Chamber of Commerce Seeks Additional Information on PCAOB’s Related Parties Standard
Citing lack of analysis in the Public Company Accounting Oversight Board’s (“PCAOB”) related parties standard concerning the financial impact on emerging growth companies and their auditors, the U.S. Chamber of Commerce (“the Chamber”) has asked the U.S. Securities and Exchange Commission (“SEC”) to send Release No. 2014-002, Auditing Standard (AS) No. 18—Related Parties, back to the PCAOB for additional details. In a comment letter to the SEC on July 28th, the Chamber’s sentiments reflect their belief that the PCAOB hasn’t been thorough in assessing the standard’s costs on emerging growth companies. Issued in June and awaiting SEC approval, AS 18. Read More.
Ex-SEC Commissioners Blame Companies for Long Disclosures
As the U.S. Securities and Exchange Commission (“SEC”) continues its project on simplifying corporate disclosure requirements, two of the agencies’ former commissioners say companies shoulder some of the blame for the disclosures’ length. At a U.S. Chamber of Commerce conference on July 29th, ex-SEC head Cynthia Glassman commented that the documents are often more for protection from litigation than educating investors, especially if the disclosure is in electronic form. Glassman said if a company had an executive summary that could link to additional disclosures, then a lawsuit could be created since it was considered incomplete. While companies try to cover. Read More.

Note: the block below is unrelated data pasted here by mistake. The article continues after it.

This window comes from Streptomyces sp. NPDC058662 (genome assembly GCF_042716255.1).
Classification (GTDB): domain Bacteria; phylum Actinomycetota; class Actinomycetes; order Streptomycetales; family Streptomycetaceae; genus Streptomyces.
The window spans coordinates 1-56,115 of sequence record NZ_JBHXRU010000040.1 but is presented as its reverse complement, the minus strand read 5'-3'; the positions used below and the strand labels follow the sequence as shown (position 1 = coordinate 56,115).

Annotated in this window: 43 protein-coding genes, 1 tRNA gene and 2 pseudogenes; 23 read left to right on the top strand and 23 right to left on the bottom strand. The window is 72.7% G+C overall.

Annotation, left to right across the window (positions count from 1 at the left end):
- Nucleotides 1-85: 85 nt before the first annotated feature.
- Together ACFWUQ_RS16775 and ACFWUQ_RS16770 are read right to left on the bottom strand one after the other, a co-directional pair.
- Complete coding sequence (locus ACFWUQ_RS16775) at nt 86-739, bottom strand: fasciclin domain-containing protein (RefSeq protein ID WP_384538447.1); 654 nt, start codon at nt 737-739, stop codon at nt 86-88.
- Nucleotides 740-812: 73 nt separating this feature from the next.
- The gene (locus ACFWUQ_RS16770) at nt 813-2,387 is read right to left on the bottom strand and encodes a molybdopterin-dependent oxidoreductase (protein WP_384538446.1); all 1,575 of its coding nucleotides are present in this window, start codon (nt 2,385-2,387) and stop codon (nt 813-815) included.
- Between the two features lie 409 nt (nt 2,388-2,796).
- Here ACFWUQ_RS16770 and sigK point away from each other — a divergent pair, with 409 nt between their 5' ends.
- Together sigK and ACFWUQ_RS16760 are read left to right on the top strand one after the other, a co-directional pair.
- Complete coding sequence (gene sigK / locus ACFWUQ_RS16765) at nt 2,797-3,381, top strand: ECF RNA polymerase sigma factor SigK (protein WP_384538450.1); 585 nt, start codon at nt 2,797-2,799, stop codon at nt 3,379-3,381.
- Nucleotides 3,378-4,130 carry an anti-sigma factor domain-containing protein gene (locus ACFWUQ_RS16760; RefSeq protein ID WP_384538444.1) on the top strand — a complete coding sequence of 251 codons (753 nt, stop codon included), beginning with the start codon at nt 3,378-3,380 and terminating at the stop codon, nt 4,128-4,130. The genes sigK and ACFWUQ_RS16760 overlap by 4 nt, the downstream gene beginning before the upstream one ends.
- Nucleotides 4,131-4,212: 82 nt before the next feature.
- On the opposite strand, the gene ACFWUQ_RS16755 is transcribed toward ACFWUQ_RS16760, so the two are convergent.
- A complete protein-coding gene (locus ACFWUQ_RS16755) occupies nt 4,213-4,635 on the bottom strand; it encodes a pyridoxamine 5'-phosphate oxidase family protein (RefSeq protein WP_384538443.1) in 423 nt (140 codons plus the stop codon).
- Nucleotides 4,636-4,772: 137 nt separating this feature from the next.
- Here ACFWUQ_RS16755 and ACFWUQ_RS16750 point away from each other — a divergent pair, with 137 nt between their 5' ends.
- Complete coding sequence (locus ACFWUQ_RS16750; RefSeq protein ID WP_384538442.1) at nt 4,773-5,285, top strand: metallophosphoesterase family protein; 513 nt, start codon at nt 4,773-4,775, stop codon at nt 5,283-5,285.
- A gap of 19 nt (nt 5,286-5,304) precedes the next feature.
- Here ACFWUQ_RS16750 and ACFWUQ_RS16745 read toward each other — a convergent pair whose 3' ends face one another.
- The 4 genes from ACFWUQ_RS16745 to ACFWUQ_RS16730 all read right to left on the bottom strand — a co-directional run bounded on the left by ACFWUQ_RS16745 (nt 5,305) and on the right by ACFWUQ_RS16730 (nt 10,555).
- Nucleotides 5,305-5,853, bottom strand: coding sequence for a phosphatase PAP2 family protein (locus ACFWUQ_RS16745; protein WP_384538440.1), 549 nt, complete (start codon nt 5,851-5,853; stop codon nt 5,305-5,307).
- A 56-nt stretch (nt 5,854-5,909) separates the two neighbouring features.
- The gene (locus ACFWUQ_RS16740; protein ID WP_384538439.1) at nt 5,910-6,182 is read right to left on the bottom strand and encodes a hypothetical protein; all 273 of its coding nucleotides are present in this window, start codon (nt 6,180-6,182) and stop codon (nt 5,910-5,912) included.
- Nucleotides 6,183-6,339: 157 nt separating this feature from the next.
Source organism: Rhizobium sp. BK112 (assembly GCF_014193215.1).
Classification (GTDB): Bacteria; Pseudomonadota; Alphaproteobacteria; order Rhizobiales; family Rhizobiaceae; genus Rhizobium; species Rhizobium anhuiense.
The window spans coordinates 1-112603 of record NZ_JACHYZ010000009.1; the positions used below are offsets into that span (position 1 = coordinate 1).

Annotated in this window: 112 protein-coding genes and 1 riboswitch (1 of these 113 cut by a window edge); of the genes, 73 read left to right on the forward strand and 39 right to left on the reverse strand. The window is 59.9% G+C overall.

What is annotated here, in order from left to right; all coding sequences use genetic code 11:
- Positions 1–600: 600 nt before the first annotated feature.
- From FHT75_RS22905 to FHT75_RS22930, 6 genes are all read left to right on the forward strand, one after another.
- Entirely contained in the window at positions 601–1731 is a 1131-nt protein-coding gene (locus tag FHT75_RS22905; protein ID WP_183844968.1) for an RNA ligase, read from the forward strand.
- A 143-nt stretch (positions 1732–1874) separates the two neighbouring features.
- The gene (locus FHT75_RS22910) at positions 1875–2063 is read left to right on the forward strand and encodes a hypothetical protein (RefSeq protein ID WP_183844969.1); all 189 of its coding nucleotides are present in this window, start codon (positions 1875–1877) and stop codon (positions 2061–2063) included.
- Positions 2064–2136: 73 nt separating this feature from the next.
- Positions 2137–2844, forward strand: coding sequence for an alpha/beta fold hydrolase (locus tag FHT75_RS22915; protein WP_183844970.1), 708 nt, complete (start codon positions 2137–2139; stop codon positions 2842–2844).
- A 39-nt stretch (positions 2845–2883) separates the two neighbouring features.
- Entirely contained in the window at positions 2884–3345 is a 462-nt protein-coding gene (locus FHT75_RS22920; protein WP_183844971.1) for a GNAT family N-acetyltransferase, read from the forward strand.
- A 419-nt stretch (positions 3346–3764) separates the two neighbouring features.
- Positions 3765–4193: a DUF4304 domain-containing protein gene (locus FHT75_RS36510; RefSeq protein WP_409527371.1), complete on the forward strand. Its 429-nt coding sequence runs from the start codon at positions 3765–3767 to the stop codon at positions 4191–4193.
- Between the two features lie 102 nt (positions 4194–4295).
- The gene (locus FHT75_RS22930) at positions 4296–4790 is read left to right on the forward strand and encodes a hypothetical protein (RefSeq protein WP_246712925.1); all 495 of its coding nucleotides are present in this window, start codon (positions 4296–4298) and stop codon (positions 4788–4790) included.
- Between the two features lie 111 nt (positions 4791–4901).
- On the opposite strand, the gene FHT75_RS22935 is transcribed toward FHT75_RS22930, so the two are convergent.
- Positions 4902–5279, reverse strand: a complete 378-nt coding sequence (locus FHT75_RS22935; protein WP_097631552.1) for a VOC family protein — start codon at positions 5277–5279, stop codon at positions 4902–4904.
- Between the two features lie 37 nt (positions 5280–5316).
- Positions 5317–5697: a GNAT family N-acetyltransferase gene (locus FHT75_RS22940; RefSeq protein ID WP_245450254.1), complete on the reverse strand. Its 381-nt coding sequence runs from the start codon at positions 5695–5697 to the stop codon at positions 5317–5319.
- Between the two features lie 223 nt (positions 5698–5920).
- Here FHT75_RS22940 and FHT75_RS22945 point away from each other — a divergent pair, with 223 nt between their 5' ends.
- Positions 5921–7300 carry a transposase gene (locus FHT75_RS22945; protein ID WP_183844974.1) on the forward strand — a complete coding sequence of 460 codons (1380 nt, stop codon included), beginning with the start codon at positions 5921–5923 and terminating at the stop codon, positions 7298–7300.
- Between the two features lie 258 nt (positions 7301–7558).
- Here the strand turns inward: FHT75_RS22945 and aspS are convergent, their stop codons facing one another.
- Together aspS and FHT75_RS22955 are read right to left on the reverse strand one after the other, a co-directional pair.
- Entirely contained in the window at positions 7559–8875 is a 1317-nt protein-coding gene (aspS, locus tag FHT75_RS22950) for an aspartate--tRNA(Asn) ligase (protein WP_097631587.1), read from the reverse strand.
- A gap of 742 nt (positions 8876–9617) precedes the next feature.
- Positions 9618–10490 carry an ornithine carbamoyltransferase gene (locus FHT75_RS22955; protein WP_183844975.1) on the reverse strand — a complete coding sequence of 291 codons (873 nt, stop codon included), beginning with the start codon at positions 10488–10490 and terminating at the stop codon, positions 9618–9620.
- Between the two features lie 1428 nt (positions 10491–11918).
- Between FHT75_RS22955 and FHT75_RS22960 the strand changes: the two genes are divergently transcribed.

Corp Fin’s Higgins Discusses Disclosure Rules Project
Looking to improve company filings and other information important to investors, the U.S. Securities and Exchange Commission’s (“SEC”) Division of Corporation Finance’s Keith Higgins announced that the agency will continue work on its long-term project to simplify disclosure rules by tackling smaller changes first. At a U.S. Chamber of Commerce-hosted (“the Chamber”) event on July 29th, the director of the SEC’s Division of Corporation Finance (“Corp Fin”) remarked that his staff is currently brainstorming smaller changes that are clear and can be completed faster than more complicated items. Made a top priority by SEC Chair Mary Jo White, the disclosure. Read More.
Rep. Maloney Introduces Controversial Disclosure Bill to House
Resembling a 2010 bill enacted by California, H.R. 4842, the Business Supply Chain Transparency on Trafficking and Slavery Act of 2014, was recently introduced in the House of Representatives. The proposed bill requires U.S. public companies with $100 million in yearly sales to submit annual reports to the U.S. Securities and Exchange Commission (“SEC”) detailing their efforts to recognize suppliers that use slaves, forced labor or children for producing goods. Rep. Carolyn Maloney, the bill’s sponsor, remarked that the requirement would inform consumers on what measures companies are taking to stop illegal labor practices, and reaffirms such businesses to communicate what. Read More.
Topics: Business Supply Chain, Carolyn Maloney, Center for Capital Market Competitiveness, Disclosures, First Amendment, House of Representatives, Thomas Quaadman, Trafficking and Slavery Act of 2014, U.S. Chamber of Commerce, U.S. Securities and Exchange Commission "SEC"